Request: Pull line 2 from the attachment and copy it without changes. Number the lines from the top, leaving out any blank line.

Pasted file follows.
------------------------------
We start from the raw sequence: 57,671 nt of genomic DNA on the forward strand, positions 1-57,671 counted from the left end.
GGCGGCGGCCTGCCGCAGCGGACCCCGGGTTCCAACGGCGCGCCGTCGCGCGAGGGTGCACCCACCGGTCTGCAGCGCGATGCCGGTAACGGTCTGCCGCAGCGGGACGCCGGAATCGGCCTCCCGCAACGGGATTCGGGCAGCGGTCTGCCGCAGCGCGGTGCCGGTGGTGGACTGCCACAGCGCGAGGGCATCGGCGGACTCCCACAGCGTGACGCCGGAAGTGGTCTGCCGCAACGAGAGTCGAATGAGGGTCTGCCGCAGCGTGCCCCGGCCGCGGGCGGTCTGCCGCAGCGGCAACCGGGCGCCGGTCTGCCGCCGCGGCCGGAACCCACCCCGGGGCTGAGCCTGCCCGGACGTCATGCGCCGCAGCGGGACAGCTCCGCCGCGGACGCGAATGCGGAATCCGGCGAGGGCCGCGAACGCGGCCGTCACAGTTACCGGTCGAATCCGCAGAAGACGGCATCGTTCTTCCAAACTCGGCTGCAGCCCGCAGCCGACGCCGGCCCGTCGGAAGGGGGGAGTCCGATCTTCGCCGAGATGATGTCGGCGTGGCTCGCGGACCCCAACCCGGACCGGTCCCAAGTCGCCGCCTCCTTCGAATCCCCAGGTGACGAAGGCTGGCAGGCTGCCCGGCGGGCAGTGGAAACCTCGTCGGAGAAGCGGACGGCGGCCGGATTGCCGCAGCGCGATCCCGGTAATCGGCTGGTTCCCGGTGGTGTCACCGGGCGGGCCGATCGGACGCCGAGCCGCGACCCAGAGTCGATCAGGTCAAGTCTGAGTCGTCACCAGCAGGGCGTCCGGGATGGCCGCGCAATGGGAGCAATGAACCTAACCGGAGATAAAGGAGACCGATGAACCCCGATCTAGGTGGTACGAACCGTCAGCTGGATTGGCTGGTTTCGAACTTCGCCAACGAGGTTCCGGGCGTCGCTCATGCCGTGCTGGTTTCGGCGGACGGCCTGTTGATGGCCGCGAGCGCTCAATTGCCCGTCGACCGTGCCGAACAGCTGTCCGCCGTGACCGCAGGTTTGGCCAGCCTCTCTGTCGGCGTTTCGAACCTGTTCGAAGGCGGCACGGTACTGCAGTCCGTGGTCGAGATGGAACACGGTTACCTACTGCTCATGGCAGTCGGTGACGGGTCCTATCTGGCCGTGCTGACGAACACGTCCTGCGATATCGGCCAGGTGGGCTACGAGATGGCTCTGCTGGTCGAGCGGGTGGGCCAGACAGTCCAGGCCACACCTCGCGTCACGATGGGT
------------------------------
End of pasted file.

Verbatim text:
GGCGGCGGCCTGCCGCAGCGGACCCCGGGTTCCAACGGCGCGCCGTCGCGCGAGGGTGCACCCACCGGTCTGCAGCGCGATGCCGGTAACGGTCTGCCGCAGCGGGACGCCGGAATCGGCCTCCCGCAACGGGATTCGGGCAGCGGTCTGCCGCAGCGCGGTGCCGGTGGTGGACTGCCACAGCGCGAGGGCATCGGCGGACTCCCACAGCGTGACGCCGGAAGTGGTCTGCCGCAACGAGAGTCGAATGAGGGTCTGCCGCAGCGTGCCCCGGCCGCGGGCGGTCTGCCGCAGCGGCAACCGGGCGCCGGTCTGCCGCCGCGGCCGGAACCCACCCCGGGGCTGAGCCTGCCCGGACGTCATGCGCCGCAGCGGGACAGCTCCGCCGCGGACGCGAATGCGGAATCCGGCGAGGGCCGCGAACGCGGCCGTCACAGTTACCGGTCGAATCCGCAGAAGACGGCATCGTTCTTCCAAACTCGGCTGCAGCCCGCAGCCGACGCCGGCCCGTCGGAAGGGGGGAGTCCGATCTTCGCCGAGATGATGTCGGCGTGGCTCGCGGACCCCAACCCGGACCGGTCCCAAGTCGCCGCCTCCTTCGAATCCCCAGGTGACGAAGGCTGGCAGGCTGCCCGGCGGGCAGTGGAAACCTCGTCGGAGAAGCGGACGGCGGCCGGATTGCCGCAGCGCGATCCCGGTAATCGGCTGGTTCCCGGTGGTGTCACCGGGCGGGCCGATCGGACGCCGAGCCGCGACCCAGAGTCGATCAGGTCAAGTCTGAGTCGTCACCAGCAGGGCGTCCGGGATGGCCGCGCAATGGGAGCAATGAACCTAACCGGAGATAAAGGAGACCGATGAACCCCGATCTAGGTGGTACGAACCGTCAGCTGGATTGGCTGGTTTCGAACTTCGCCAACGAGGTTCCGGGCGTCGCTCATGCCGTGCTGGTTTCGGCGGACGGCCTGTTGATGGCCGCGAGCGCTCAATTGCCCGTCGACCGTGCCGAACAGCTGTCCGCCGTGACCGCAGGTTTGGCCAGCCTCTCTGTCGGCGTTTCGAACCTGTTCGAAGGCGGCACGGTACTGCAGTCCGTGGTCGAGATGGAACACGGTTACCTACTGCTCATGGCAGTCGGTGACGGGTCCTATCTGGCCGTGCTGACGAACACGTCCTGCGATATCGGCCAGGTGGGCTACGAGATGGCTCTGCTGGTCGAGCGGGTGGGCCAGACAGTCCAGGCCACACCTCGCGTCACGATGGGT